Truth be told, these cookies are not as delicious as I had hoped. I had hoped they would have been a bit more gooey and pliable, instead of crunchy. They have good flavor, and they look beautiful (and isn’t that really what’s important?) but they just didn’t quite please me. They pleased everyone else though, as they gobbled them right up, way ahead of the store bought variety (although jon points out: “they were homemade by somebody!”).  so perhaps it was my innate uneasiness that was not placated by chocolate chip cookies.

Perhaps it was the strange uneasiness I felt due to my upcoming life changes; or perhaps it is because I am a bit of a cookie snob, having matured around the undeniably delicious cookies from levains bakery? And yes, you’re right, these would make perfect cookies for an ice cream sandwich, but for me, they just weren’t right. 

I think that goes with the territory though: they’re called “newlywed chocolate chip cookies”. new couples, old couples, all couples, face situations and overcome disputes and challenges that were unexpected, and not quite perfect. For example: my father bought a child size shirt for his own wedding: an unexpected obstacle indeed! some disputes actually make for a great ending: like the chocolate and salt in this cookie. Perhaps they weren’t right because im not a newlywed? I had hoped it wouldn’t matter that I am a singleton, but perhaps they only make sense when you have someone to share them with? perhaps I should have made them for my boyfriend? Maybe then I would soon be a newlywed instead of a not-likely-to-soon-wed? would it be too creepy to anonymously mail him a box of cookies? (don’t answer that).

There are lots of reasons why these cookies may have not been as comforting as I had wanted them to be, but looking back, their memory will be perfect, as they were shared amongst the best of friends:   I will always have fond memories of these cookies as the crumbs that flew out of my mouth when I giggled uncontrollably at the ridiculous clues we were given when playing the 20 (or infinity) questions car game for ru paul (a woman known for her hotness who is thirty five years old-ish); the cookies we ate around the bonfire after gorging on hotdogs; the cookies wy ate in the back of the minivan while making cookie monster noises; and the cookies we ate while playing ping pong in greg’s garage, like old times.  great times.

I will make these cookies again as nostalgia for these great times with friends; I will make them for ice cream sandwiches; and I will likely make them one day for a boy. and maybe, one day as a newlywed. and maybe, hopefully, then, they will be perfect.

Thousand-Layer Chocolate Chip Cookies Recipe

(Adopted From The Newlywed Cookbook)
Makes 20 cookies/biscuits


1 cup/225 g unsalted butter, at room temperature

3/4 cup/150 g packed dark brown sugar

3/4 cup/150 g granulated sugar

4 egg yolks, at room temperature, (save the whites for brushing the tops of the cookies)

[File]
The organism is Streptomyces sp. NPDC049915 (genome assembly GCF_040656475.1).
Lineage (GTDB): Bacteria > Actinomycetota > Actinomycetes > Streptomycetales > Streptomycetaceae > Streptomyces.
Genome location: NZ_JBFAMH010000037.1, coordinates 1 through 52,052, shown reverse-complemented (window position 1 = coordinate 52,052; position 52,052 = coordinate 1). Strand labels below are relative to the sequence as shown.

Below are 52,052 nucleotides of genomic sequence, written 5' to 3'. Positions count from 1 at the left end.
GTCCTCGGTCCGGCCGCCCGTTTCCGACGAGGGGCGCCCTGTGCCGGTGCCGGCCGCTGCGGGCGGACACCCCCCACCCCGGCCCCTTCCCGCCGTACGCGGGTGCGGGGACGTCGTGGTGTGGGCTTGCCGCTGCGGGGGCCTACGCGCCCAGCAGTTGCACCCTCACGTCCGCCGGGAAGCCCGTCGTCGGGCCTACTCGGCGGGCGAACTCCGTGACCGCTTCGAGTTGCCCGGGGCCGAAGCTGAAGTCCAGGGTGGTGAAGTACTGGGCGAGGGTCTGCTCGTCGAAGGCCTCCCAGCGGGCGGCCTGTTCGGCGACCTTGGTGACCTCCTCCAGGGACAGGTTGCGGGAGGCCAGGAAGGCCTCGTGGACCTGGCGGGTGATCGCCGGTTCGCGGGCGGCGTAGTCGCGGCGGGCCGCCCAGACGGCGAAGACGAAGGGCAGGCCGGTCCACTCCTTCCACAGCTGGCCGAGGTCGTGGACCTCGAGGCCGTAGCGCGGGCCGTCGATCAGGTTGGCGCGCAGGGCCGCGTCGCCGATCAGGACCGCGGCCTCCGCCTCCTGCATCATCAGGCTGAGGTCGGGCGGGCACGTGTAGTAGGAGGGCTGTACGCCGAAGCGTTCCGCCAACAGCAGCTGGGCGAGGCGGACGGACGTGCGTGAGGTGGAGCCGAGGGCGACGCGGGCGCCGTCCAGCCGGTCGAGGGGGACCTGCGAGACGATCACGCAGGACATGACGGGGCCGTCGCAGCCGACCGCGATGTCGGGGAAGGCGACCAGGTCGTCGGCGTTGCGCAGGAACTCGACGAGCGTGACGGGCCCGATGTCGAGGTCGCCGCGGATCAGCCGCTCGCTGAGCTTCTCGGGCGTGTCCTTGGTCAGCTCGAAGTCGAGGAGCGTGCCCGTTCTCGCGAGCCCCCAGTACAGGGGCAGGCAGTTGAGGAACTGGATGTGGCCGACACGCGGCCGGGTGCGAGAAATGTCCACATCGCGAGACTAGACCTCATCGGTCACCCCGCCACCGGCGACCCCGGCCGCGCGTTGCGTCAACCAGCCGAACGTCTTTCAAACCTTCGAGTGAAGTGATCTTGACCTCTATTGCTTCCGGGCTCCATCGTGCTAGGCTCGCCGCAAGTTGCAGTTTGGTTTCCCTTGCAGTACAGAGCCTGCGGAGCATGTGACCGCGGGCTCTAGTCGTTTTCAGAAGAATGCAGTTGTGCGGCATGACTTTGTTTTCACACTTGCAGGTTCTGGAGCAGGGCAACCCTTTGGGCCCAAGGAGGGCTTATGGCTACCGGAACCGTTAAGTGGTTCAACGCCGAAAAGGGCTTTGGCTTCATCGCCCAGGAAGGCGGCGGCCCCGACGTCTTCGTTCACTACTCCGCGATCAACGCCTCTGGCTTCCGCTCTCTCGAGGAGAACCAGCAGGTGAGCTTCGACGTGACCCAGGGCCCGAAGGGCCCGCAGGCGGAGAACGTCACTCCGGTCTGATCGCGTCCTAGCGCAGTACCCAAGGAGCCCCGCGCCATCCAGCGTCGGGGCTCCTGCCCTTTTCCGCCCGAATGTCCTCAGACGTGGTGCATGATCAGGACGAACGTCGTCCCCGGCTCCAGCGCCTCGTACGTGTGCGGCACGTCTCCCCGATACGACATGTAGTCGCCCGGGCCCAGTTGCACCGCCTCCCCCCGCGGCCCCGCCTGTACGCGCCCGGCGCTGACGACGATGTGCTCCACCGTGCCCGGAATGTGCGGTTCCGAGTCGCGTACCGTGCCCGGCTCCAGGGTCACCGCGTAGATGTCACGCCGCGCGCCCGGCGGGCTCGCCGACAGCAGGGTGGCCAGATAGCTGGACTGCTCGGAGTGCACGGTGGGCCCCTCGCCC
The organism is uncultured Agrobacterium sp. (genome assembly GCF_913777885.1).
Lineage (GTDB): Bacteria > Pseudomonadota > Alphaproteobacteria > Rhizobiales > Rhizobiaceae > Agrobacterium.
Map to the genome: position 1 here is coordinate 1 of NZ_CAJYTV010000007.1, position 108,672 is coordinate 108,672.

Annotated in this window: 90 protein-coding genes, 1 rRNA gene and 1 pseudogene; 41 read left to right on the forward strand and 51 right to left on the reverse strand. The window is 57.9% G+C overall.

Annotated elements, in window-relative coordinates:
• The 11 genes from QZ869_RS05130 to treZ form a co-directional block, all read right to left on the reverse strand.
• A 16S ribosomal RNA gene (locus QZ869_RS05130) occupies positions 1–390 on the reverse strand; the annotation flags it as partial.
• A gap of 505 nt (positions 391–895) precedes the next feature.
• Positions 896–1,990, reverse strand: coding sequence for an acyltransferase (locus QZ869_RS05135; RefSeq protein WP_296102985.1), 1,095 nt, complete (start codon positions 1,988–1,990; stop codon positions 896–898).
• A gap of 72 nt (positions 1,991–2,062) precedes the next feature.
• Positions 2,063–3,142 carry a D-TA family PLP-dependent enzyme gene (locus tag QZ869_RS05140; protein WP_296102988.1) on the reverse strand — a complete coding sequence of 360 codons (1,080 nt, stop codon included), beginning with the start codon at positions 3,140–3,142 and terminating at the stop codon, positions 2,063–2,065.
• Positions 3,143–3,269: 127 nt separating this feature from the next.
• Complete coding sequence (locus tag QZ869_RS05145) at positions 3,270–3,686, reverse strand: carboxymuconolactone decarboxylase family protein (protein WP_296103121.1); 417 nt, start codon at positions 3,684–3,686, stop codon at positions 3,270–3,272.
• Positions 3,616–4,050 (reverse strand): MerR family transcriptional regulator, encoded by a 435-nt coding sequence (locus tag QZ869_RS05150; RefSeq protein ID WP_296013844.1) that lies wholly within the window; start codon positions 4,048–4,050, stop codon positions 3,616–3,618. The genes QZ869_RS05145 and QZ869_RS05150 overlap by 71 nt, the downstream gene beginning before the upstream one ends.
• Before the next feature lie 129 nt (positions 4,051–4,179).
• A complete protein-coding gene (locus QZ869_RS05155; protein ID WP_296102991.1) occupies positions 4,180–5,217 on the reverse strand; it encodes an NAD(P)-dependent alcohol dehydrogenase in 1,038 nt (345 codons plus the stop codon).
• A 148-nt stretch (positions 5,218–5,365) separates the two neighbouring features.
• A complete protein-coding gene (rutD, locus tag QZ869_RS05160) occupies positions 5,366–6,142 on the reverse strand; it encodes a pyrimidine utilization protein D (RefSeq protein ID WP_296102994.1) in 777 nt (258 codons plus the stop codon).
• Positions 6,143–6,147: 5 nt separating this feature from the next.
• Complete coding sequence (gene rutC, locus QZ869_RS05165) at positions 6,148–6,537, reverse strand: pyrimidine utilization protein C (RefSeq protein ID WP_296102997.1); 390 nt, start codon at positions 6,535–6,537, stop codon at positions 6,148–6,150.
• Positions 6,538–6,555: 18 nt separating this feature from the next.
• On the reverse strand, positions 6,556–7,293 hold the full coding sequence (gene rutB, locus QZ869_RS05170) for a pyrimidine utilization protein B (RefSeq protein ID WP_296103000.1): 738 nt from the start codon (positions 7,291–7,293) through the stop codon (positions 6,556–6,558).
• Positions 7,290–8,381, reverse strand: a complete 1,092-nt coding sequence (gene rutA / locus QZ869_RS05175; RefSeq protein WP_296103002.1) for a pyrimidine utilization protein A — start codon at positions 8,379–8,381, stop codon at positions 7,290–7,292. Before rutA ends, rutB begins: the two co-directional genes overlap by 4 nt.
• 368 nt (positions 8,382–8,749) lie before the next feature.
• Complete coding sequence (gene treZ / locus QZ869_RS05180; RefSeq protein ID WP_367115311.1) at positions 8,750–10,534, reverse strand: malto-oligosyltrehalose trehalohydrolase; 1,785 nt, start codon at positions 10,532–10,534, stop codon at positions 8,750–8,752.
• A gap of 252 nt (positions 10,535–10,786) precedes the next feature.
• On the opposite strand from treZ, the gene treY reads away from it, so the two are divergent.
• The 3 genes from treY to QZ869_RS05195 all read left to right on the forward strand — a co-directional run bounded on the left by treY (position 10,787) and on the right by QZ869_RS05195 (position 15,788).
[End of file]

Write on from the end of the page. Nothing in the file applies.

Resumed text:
1 tsp pure vanilla extract

2 1/4 cups/280 g all-purpose/plain flour, plus more for dusting

3/4 tsp baking soda/bicarbonate of soda

3/4 tsp fine sea salt or table salt

9 oz/255 g high-quality bittersweet chocolate

1/4 tsp fleur de sel {optional, but definitely recommended}


  1.  Preheat the oven to 375°F/190°C/gas 5. Line two baking sheet/trays with parchment/baking paper.
  2. Cream butter and both sugars together with an electric mixer on medium-high speed until light and fluffy, about 3 minutes. Beat in egg yolks, two at a time, followed by vanilla.
  3. Whisk together the flour, baking soda/bicarbonate of soda, and salt. Stir dry ingredients into butter mixture on low speed until just mixed. Stop and scrape down the bowl to make sure all the butter is evenly incorporated and give the dough a final mix.
  4. Divide the dough into 3 portions. Put each dough portion on large piece of plastic wrap/cling film, and pat into a 4-by-6-in/10-by-15-cm rectangle. Wrap and refrigerate on a flat shelf in the fridge until well chilled, about 30 minutes.
  5. Meanwhile, coarsely chop the chocolate into thin shards using a serrated knife. Set aside.
  6. When the dough is chilled, lay one portion on a lightly floured countertop. Sprinkle with half of the chocolate and top with another piece of dough. Repeat with remaining chocolate and dough until you have a slab of dough with two layers of chocolate. Dust lightly and evenly with flour and roll gently with a rolling pin into a large 9-by 6-in/23-by-15-cm rectangle that’s about 1 1/2 in/ 4 cm thick.
  7. Using a 2-in/5-cm round cookie or biscuit cutter or a thin rimmed glass, cut out ten rounds of dough. Gather the scraps together, pat lightly, and cut out remaining cookies.
  8. Divide half of the cookies/biscuits between the 2 prepared baking sheet/trays, leaving about 3 in/7.5 cm between cookies/biscuits since they will spread. Brush the tops of each cookie with the beaten egg, and with a light hand, sprinkle with a few grains of sea salt, or leave plain.
  9. Bake until the cookies are set, 12 to 15 minutes, switching the sheets halfway through top to bottom if you’re baking two sheets at a time. Let cookies/biscuits cool slightly, about 3 minutes, then transfer the cookies with a thin spatula to a wire rack to cool completely.
  10. Eat and enjoy!